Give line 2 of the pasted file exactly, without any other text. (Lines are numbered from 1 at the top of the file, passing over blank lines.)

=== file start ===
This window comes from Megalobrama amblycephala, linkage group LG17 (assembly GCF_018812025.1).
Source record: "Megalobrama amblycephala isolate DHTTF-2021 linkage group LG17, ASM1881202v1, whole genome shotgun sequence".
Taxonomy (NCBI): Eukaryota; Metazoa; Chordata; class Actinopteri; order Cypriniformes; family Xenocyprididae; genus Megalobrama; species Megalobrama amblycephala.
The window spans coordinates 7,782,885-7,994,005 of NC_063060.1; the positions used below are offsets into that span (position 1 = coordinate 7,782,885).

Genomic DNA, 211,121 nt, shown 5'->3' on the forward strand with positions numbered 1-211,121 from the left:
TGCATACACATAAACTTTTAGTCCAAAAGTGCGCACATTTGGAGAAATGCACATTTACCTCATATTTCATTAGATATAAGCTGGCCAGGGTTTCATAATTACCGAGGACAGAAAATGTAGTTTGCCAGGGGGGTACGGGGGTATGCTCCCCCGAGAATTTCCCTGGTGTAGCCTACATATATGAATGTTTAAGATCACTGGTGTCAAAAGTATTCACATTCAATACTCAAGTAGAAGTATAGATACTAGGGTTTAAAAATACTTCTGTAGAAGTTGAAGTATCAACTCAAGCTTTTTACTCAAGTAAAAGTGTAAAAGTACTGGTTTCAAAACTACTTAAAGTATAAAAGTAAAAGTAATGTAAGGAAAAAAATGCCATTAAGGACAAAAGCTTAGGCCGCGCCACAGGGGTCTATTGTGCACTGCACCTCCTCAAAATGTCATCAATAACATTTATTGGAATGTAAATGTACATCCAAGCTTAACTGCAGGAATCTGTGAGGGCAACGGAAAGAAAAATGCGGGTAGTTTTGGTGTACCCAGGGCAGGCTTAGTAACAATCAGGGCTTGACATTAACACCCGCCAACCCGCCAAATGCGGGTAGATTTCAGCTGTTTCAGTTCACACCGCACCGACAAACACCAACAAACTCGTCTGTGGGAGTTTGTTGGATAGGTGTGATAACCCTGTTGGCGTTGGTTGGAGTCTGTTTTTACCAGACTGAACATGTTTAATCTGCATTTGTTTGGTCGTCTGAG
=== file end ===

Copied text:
Source record: "Megalobrama amblycephala isolate DHTTF-2021 linkage group LG17, ASM1881202v1, whole genome shotgun sequence".